what percentage should I ask, for book translation?
Thread poster: GoPlayer
GoPlayer
Local time: 04:58
Oct 31, 2009

Hello,

I have translated a book on the game of Go some years ago.The book was originally in Japanese, but it has been translated to French. I translated the French version to English with some help from the guy who translated it to French.

The book was never published as the publisher I made the translation for folded. Their chief executive has told me I can get the translation published with another publisher and that they waive their rights to the translation.

so, now I'm in contact with another publisher and they have asked me what percentage I would want. I don't really know what to answer. What is a reasonable percentage?

Thanks for any advice; I am not a professional translator.
regards
Malcolm


[Subject edited by staff or moderator 2009-10-31 10:38 GMT]


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Samuel Murray  Identity Verified
Netherlands
Local time: 04:58
Member (2006)
English to Afrikaans
+ ...
Articles on royalties Oct 31, 2009

GoPlayer wrote:
I'm in contact with another publisher and they have asked me what percentage I would want.


Here are some interesting articles on the calculation of royalties and related issues. I suggest you read them to get some background.

http://www.fonerbooks.com/contract.htm
http://www.write4kids.com/paid.html
http://www.buzzle.com/editorials/12-23-2005-84748.asp
http://ezinearticles.com/?How-Author-Royalties-Are-Calculated&id=100923

I have heard that 5% of the cover price is a common percentage paid to authors. My approach would be to ask the publisher what he normally pays authors, and not to accept anything lower than 3% of the book's cover price (but don't tell him in advance how low you're willing to go).

I'm not sure if author's royalties are split between the author and the translator, or if the translator gets the same percentage of the author, but in your case it sounds as if you would be regarded as the author, and the real author would get nothing. You already have permission from the original publisher, but you may also need permission from the original author (although this is for the new publisher to worry about and figure out, not you).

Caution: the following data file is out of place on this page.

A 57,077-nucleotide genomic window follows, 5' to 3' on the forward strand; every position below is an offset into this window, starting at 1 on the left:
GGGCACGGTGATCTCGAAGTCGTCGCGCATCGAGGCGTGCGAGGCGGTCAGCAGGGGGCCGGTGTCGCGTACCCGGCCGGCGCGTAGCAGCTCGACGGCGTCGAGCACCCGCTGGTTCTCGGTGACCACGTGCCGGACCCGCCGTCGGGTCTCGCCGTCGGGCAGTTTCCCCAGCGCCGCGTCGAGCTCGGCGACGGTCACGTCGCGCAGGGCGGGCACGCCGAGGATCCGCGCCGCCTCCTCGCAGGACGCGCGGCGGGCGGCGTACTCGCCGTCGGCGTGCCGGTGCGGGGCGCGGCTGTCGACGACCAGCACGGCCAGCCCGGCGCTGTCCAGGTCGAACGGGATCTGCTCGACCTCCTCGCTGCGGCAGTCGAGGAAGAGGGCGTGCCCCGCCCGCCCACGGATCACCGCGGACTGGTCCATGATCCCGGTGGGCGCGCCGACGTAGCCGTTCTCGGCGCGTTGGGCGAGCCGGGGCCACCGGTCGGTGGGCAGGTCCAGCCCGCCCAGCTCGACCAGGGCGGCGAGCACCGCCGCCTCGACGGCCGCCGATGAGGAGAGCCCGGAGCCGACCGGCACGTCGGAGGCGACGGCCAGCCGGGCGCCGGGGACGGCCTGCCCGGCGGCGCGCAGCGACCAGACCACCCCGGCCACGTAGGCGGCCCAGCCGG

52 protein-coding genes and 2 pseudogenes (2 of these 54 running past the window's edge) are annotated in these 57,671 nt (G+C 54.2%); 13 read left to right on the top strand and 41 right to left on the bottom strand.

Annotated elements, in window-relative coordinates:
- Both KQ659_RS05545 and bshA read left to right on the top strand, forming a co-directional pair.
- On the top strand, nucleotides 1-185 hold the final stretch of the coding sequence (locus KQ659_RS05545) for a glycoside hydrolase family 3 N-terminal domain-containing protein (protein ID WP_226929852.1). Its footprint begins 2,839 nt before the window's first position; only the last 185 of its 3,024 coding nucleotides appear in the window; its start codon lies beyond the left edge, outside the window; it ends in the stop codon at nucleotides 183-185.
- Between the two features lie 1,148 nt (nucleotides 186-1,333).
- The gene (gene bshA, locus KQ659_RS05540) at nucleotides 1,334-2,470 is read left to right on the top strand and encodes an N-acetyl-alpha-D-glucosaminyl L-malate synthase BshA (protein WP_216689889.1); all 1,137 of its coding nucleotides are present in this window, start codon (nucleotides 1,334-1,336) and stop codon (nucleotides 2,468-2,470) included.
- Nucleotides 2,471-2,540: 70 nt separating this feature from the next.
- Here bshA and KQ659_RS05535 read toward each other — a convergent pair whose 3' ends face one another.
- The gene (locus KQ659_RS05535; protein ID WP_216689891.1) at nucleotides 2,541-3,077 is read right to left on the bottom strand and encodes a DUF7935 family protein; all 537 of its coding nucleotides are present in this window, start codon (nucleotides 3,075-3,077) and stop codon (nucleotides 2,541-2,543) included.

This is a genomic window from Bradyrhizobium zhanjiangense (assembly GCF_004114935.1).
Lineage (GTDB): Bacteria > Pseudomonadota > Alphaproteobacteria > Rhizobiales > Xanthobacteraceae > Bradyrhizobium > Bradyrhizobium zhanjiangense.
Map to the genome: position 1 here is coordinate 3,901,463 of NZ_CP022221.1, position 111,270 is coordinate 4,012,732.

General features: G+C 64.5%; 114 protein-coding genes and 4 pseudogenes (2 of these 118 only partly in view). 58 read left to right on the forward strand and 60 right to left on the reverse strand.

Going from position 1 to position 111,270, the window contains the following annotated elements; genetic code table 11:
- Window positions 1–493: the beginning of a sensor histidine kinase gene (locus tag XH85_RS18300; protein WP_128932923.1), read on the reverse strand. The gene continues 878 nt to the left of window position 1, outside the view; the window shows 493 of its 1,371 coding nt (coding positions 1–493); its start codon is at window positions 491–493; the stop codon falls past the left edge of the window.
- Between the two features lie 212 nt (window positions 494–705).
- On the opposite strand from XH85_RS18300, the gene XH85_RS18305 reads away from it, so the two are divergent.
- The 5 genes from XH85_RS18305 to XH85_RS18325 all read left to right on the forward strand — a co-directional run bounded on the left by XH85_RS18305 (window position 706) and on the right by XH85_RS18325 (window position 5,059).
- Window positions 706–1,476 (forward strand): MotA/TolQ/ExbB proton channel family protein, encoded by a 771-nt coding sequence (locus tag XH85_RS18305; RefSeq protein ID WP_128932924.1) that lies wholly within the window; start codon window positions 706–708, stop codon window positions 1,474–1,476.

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Geraldine Oudin  Identity Verified
United Kingdom
Japanese to French
+ ...
Comparative income of literary translators in Europe Oct 31, 2009

The percentage you can expect to be paid varies according to the country where you live/where the publisher is.

The European Council of Literary Translators' Associations has conducted a survey (published roughly a year ago) comparing the income of literary translators in Europe. Hope it can help you.

http://www.ceatl.org/en/situation_survey_en.html

By the way, the fact that you are" not a professional translator" does not mean you have to be paid less. Don't even say you're not a "pro" to the publisher. You may not be a full time translator, but you have done a professional, good work, haven't you? Be proud of your work!

*****
http://geraldineoudin.com


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Monika Elisabeth Sieger  Identity Verified
United Kingdom
Local time: 03:58
Member (2009)
English to German
+ ...
4-7.5% Oct 31, 2009

4-7.5% is normal for non-specialist books such as legal textbooks.
As other already suggested: do not accept an offer below 3%!
STart trading with 6-7% and hopefully you will get an acceptable rate in the end!


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DZiW
Ukraine
English to Russian
+ ...
estimate Oct 31, 2009

goal / number of (printed) copies = $$ per copy


Cheers)


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GoPlayer
Local time: 04:58
TOPIC STARTER
thanks Oct 31, 2009

Thanks to all for your advice & help
Malcolm


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